Each year, a statistically significant number of motorists get behind the wheels of their vehicles while intoxicated from alcohol, putting both their lives and those of others on the line. Knowing what the tell-tale signs are that you’re sharing the road with an inebriated motorist and knowing how to avoid drunk drivers could save your life.
Below, our car accident attorney outlines how common drunk driving is in Illinois and goes over signs to look for that are indicative of a drunk driver. Also included are steps you can take to keep yourself (and others) from becoming entangled in a crash with them.
Signs That a Motorist Is Drunk
Factors that may indicate a motorist is intoxicated include:
- Driving at fluctuating speeds, including randomly stopping
- Failing to remain in one’s lane or on the roadway altogether
- Running stop lights or stop signs or otherwise violating other motorists’ or pedestrians’ right-of-way
- Having a close call, barely missing an inanimate object, car, person, or something else
- Driving too close to the center line or to other vehicles (tailgating)
What To Do if You Notice Signs of Drunk Driving
Some steps to take if you suspect you’re driving alongside an intoxicated motorist include:
- Avoiding the urge to continue driving alongside the drunk driver: You may feel compelled to continue following the driver you suspect of being drunk, thinking you can alert fellow motorists of their presence or provide witness testimony about what you saw leading up to the crash if one occurs. However, attempting to make contact with them about the dangers they’re posing or to keep tabs on them until the police intercept them puts you at risk of getting struck, so it’s not worth it.
- Pulling over to get away from them: Pulling over on the shoulder, into a parking lot, or somewhere else safe is ideal if you suspect the motorist you’re sharing the road with is drunk. If possible, take note of details like the driver’s license plate number and the location they’re headed as you depart the roadway.
- Calling 911: Report the suspected drunk driver to the appropriate authorities, providing as many details as possible, such as the license plate number, description of the driver (if you took note), and the concerning driving behaviors the suspected drunk motorist was exhibiting. Additionally, calling 911 to report any bartender’s overserving of visibly intoxicated customers is also important. There is an Illinois Liquor Control Act, our state’s dram shop law, whereby victims can sue bar owners for overserving their patrons.
Also, there’s a lot of value in making the proactive choice not to drive drunk yourself and calling a cab, using a rideshare, or using a designated driver to get you home safely if you have been drinking. Your mature and mindful actions may rub off on your social circle (and others they know), resulting in others stopping drinking when they feel buzzed or leaving their vehicle behind and requesting a drive home instead of making a poor choice to get behind the wheel of a car when intoxicated.
Ways To Avoid Encountering Drunk Drivers
There are steps you can take to minimize your chances of sharing the road with inebriated motorists, so you hopefully don’t need to strategize how to take evasive action to get around them. Those steps include:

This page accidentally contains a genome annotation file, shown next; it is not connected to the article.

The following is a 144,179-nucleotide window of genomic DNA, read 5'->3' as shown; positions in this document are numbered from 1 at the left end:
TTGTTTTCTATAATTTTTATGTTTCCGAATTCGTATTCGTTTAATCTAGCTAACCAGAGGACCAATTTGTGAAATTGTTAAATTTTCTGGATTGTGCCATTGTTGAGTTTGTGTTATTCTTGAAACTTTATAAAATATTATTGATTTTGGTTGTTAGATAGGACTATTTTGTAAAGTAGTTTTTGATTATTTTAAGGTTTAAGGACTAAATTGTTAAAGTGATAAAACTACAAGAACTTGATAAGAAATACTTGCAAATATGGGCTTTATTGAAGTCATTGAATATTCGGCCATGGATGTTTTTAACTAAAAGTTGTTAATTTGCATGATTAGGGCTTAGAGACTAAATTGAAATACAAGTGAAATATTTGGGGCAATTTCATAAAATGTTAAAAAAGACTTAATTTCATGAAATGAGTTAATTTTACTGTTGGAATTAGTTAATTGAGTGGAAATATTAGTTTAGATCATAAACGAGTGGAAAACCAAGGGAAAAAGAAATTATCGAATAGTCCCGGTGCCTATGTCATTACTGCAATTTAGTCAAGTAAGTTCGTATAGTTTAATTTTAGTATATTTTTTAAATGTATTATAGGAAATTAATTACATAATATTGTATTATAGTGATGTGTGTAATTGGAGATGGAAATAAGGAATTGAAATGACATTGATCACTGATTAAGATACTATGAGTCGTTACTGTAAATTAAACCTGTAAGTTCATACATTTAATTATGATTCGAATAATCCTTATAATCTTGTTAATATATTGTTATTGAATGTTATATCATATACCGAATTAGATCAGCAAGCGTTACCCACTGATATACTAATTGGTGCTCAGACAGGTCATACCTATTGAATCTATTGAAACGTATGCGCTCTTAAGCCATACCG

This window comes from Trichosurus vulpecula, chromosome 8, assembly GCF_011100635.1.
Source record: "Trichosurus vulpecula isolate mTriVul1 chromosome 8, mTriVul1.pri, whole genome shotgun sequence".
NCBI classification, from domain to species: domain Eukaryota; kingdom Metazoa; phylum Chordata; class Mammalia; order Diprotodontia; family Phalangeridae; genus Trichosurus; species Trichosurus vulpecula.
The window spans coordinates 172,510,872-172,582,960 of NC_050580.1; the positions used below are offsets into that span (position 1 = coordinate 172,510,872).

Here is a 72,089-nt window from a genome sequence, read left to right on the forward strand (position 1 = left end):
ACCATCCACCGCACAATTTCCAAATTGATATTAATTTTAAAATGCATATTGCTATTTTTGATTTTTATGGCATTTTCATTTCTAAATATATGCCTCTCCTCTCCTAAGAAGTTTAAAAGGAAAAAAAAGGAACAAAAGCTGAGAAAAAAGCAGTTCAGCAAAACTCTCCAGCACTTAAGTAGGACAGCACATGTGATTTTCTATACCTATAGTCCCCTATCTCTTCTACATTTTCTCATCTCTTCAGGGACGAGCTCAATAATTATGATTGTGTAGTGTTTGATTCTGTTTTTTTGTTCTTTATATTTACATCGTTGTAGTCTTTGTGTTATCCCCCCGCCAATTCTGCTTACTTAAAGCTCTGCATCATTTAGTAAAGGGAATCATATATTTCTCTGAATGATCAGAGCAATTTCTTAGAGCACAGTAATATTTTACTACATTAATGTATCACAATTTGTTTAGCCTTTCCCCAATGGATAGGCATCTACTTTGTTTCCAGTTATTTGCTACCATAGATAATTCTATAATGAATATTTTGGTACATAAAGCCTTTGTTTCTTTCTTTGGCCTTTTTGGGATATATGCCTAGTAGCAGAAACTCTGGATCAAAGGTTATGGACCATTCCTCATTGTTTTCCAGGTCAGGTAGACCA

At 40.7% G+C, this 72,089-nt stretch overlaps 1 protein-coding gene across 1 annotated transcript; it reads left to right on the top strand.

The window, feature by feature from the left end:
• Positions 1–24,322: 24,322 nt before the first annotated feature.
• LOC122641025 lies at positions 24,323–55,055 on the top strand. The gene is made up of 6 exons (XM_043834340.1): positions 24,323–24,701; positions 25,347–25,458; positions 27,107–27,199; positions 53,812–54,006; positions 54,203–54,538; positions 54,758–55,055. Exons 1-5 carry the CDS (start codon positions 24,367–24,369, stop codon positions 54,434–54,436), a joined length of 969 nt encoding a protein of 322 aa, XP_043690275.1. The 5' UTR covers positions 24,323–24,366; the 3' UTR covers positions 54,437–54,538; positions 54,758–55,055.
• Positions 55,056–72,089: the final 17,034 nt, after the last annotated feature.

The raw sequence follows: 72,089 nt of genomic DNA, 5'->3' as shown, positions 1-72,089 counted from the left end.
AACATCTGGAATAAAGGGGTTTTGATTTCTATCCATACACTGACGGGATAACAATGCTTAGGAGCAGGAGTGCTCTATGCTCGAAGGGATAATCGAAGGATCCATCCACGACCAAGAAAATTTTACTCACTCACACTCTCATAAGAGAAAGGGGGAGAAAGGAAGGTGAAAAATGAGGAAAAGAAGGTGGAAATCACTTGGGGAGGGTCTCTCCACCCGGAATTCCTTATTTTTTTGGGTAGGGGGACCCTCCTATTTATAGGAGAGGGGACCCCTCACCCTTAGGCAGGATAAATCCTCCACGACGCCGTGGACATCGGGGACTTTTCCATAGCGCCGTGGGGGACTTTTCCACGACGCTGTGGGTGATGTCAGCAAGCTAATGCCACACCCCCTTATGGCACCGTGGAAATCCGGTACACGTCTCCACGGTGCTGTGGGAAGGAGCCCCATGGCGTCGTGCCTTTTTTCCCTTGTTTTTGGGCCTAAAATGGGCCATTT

- Not venturing out on the road once dark outside: The likelihood that someone is returning from a celebratory dinner, gala, concert, sports game, party, bar, or somewhere else where they consumed alcohol is higher in the evenings, late night, and early morning hours than any other time of the day. And, since alcohol intoxication affects motor skills or sound judgment, the chances of them not turning on their headlights so you can see them is poorer (in addition to erratic driving, as discussed above).
- Avoiding driving on weekends when possible: According to the National Highway Traffic Safety Administration (NHTSA), the alcohol-impairment rate of motorists involved in fatal accidents is two times that of any other time on the weekends, which the federal agency defines as anywhere from 6 p.m. on Fridays through 5:59 a.m. on Mondays.
- Considering staying off the roadways on holidays: Past research has shown that drunk driving accidents are more common than others on certain holidays. The rank order of those includes Christmas Eve through New Year’s Day, Thanksgiving, Memorial Day, Labor Day, and Independence Day (July 4th).
For most of us, it’s virtually impossible to never head out on the road because we have obligations to do things that require us to drive, whether that’s going to work, visiting the doctor, taking the kids to school, or something else. You should take caution when venturing out into more rural areas in or around Marion, IL like Pittsburg, Crab Orchard, Energy, or Johnston City.
Where To Seek Help if a Drunk Motorist Struck and Hurt You
In an ideal world, our Prince Law Firm team wouldn’t have to highlight how to avoid drunk drivers. However, it’s an unfortunate hazard motorists have to contend with, just like other types of reckless operation of vehicles like drowsy or distracted driving and road rage.
Our law firm has decades of experience serving the legal needs of fellow Marion residents who have been hurt or lost a family member in senseless, preventable crashes like those caused by drunk drivers. Please reach out to our law office to speak with a Marion car accident attorney regarding your case. There’s no cost for us to have this meeting to discuss your legal rights and the best path forward in your case.